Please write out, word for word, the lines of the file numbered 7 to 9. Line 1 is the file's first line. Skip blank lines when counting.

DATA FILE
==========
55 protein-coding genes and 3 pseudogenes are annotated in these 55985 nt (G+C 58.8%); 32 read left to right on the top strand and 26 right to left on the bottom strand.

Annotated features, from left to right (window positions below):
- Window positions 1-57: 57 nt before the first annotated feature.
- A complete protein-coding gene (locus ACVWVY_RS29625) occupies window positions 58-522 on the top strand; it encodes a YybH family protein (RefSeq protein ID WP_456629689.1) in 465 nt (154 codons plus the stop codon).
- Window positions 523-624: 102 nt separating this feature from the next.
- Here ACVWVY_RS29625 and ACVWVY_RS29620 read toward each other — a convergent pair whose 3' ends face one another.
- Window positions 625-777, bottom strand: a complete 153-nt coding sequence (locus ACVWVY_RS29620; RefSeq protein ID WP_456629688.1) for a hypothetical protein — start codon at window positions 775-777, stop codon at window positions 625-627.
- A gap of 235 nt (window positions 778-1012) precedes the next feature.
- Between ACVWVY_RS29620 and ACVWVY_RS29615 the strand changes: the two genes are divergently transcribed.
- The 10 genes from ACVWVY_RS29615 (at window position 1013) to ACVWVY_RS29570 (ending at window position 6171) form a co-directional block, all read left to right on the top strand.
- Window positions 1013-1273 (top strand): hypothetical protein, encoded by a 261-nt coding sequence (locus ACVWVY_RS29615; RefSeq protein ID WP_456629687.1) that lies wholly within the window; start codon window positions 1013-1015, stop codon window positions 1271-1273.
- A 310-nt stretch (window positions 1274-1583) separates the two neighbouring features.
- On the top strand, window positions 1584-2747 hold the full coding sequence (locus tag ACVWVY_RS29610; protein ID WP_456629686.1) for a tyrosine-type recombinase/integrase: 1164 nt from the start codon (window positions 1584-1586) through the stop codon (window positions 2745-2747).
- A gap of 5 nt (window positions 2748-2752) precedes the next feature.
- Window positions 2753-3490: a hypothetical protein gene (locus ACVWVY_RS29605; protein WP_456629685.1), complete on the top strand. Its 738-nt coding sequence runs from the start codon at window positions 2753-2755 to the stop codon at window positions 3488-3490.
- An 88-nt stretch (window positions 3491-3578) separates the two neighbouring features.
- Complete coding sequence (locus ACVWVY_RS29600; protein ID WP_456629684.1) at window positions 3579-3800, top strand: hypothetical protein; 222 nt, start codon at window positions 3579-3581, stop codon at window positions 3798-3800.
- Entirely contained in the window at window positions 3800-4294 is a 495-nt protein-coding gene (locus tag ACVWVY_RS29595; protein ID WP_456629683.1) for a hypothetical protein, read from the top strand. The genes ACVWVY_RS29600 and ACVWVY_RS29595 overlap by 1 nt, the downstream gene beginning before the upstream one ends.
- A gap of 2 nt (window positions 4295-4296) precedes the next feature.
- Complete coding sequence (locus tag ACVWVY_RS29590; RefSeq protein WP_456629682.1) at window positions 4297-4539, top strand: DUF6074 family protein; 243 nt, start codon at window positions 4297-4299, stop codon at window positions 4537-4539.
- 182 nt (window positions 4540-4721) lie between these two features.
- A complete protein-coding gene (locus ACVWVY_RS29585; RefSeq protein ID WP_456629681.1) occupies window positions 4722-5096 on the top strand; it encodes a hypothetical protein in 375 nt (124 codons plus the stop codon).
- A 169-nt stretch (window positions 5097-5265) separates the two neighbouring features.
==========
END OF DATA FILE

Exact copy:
- Window positions 625-777, bottom strand: a complete 153-nt coding sequence (locus ACVWVY_RS29620; RefSeq protein ID WP_456629688.1) for a hypothetical protein — start codon at window positions 775-777, stop codon at window positions 625-627.
- A gap of 235 nt (window positions 778-1012) precedes the next feature.
- Between ACVWVY_RS29620 and ACVWVY_RS29615 the strand changes: the two genes are divergently transcribed.